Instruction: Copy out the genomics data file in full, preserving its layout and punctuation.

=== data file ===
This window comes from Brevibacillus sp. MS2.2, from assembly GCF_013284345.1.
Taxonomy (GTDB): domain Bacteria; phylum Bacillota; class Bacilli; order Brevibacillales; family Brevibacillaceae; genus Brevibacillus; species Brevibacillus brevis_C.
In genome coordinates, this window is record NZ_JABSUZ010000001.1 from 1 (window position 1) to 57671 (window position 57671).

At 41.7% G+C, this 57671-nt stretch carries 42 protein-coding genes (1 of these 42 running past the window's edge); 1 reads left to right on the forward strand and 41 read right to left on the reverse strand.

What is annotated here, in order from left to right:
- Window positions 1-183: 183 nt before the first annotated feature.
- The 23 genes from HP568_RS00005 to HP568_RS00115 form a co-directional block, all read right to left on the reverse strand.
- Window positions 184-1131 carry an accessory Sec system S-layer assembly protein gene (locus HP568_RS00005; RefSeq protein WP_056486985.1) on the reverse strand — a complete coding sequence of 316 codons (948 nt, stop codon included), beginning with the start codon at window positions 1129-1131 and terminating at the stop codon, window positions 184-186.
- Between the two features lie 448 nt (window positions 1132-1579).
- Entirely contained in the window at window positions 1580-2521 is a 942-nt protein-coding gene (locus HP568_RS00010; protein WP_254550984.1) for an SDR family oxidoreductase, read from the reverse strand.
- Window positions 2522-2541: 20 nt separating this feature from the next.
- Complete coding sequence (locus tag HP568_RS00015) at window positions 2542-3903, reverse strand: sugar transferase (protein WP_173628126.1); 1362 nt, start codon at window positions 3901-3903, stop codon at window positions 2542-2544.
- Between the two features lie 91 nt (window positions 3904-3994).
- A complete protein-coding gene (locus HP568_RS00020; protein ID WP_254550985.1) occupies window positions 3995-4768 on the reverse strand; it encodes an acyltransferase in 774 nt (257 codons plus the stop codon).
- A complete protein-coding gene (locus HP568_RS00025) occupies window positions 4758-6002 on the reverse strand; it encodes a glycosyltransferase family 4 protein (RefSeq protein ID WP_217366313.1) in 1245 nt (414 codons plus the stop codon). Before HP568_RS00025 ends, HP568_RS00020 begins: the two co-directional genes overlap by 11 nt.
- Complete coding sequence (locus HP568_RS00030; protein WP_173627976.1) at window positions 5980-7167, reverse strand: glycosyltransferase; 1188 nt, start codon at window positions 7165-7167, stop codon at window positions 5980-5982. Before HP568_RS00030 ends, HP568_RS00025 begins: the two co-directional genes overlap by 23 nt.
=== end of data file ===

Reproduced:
This window comes from Brevibacillus sp. MS2.2, from assembly GCF_013284345.1.
Taxonomy (GTDB): domain Bacteria; phylum Bacillota; class Bacilli; order Brevibacillales; family Brevibacillaceae; genus Brevibacillus; species Brevibacillus brevis_C.
In genome coordinates, this window is record NZ_JABSUZ010000001.1 from 1 (window position 1) to 57671 (window position 57671).

At 41.7% G+C, this 57671-nt stretch carries 42 protein-coding genes (1 of these 42 running past the window's edge); 1 reads left to right on the forward strand and 41 read right to left on the reverse strand.

What is annotated here, in order from left to right:
- Window positions 1-183: 183 nt before the first annotated feature.
- The 23 genes from HP568_RS00005 to HP568_RS00115 form a co-directional block, all read right to left on the reverse strand.
- Window positions 184-1131 carry an accessory Sec system S-layer assembly protein gene (locus HP568_RS00005; RefSeq protein WP_056486985.1) on the reverse strand — a complete coding sequence of 316 codons (948 nt, stop codon included), beginning with the start codon at window positions 1129-1131 and terminating at the stop codon, window positions 184-186.
- Between the two features lie 448 nt (window positions 1132-1579).
- Entirely contained in the window at window positions 1580-2521 is a 942-nt protein-coding gene (locus HP568_RS00010; protein WP_254550984.1) for an SDR family oxidoreductase, read from the reverse strand.
- Window positions 2522-2541: 20 nt separating this feature from the next.
- Complete coding sequence (locus tag HP568_RS00015) at window positions 2542-3903, reverse strand: sugar transferase (protein WP_173628126.1); 1362 nt, start codon at window positions 3901-3903, stop codon at window positions 2542-2544.
- Between the two features lie 91 nt (window positions 3904-3994).
- A complete protein-coding gene (locus HP568_RS00020; protein ID WP_254550985.1) occupies window positions 3995-4768 on the reverse strand; it encodes an acyltransferase in 774 nt (257 codons plus the stop codon).
- A complete protein-coding gene (locus HP568_RS00025) occupies window positions 4758-6002 on the reverse strand; it encodes a glycosyltransferase family 4 protein (RefSeq protein ID WP_217366313.1) in 1245 nt (414 codons plus the stop codon). Before HP568_RS00025 ends, HP568_RS00020 begins: the two co-directional genes overlap by 11 nt.
- Complete coding sequence (locus HP568_RS00030; protein WP_173627976.1) at window positions 5980-7167, reverse strand: glycosyltransferase; 1188 nt, start codon at window positions 7165-7167, stop codon at window positions 5980-5982. Before HP568_RS00030 ends, HP568_RS00025 begins: the two co-directional genes overlap by 23 nt.